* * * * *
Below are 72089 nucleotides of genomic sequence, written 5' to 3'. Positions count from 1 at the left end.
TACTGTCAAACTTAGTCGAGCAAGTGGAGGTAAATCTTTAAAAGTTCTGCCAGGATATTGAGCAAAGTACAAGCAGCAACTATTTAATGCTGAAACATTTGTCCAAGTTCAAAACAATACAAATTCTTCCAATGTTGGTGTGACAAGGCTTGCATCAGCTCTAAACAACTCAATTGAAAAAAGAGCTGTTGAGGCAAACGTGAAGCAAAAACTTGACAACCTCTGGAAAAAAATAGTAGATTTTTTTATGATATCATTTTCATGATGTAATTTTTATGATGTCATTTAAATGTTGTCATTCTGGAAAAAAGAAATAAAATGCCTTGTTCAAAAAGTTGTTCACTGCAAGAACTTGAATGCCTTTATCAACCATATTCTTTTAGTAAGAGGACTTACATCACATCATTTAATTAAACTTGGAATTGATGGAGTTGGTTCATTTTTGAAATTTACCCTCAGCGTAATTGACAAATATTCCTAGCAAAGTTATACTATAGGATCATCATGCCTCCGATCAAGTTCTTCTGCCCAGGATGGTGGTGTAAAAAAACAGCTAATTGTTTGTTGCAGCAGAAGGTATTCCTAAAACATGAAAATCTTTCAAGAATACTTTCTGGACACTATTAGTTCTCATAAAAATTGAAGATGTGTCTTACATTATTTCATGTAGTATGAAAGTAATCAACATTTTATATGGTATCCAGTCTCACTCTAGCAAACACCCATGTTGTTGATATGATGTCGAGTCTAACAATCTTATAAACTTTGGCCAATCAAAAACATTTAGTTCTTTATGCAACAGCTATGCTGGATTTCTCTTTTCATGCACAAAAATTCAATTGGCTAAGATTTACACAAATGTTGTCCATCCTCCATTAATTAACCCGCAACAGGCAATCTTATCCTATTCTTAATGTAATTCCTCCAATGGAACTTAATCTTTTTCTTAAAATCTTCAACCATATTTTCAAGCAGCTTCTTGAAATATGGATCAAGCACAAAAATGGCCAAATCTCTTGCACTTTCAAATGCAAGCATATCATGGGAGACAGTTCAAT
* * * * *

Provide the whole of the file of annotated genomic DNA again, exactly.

Below are 72089 nucleotides of genomic sequence, written 5' to 3'. Positions count from 1 at the left end.
TACTGTCAAACTTAGTCGAGCAAGTGGAGGTAAATCTTTAAAAGTTCTGCCAGGATATTGAGCAAAGTACAAGCAGCAACTATTTAATGCTGAAACATTTGTCCAAGTTCAAAACAATACAAATTCTTCCAATGTTGGTGTGACAAGGCTTGCATCAGCTCTAAACAACTCAATTGAAAAAAGAGCTGTTGAGGCAAACGTGAAGCAAAAACTTGACAACCTCTGGAAAAAAATAGTAGATTTTTTTATGATATCATTTTCATGATGTAATTTTTATGATGTCATTTAAATGTTGTCATTCTGGAAAAAAGAAATAAAATGCCTTGTTCAAAAAGTTGTTCACTGCAAGAACTTGAATGCCTTTATCAACCATATTCTTTTAGTAAGAGGACTTACATCACATCATTTAATTAAACTTGGAATTGATGGAGTTGGTTCATTTTTGAAATTTACCCTCAGCGTAATTGACAAATATTCCTAGCAAAGTTATACTATAGGATCATCATGCCTCCGATCAAGTTCTTCTGCCCAGGATGGTGGTGTAAAAAAACAGCTAATTGTTTGTTGCAGCAGAAGGTATTCCTAAAACATGAAAATCTTTCAAGAATACTTTCTGGACACTATTAGTTCTCATAAAAATTGAAGATGTGTCTTACATTATTTCATGTAGTATGAAAGTAATCAACATTTTATATGGTATCCAGTCTCACTCTAGCAAACACCCATGTTGTTGATATGATGTCGAGTCTAACAATCTTATAAACTTTGGCCAATCAAAAACATTTAGTTCTTTATGCAACAGCTATGCTGGATTTCTCTTTTCATGCACAAAAATTCAATTGGCTAAGATTTACACAAATGTTGTCCATCCTCCATTAATTAACCCGCAACAGGCAATCTTATCCTATTCTTAATGTAATTCCTCCAATGGAACTTAATCTTTTTCTTAAAATCTTCAACCATATTTTCAAGCAGCTTCTTGAAATATGGATCAAGCACAAAAATGGCCAAATCTCTTGCACTTTCAAATGCAAGCATATCATGGGAGACAGTTCAAT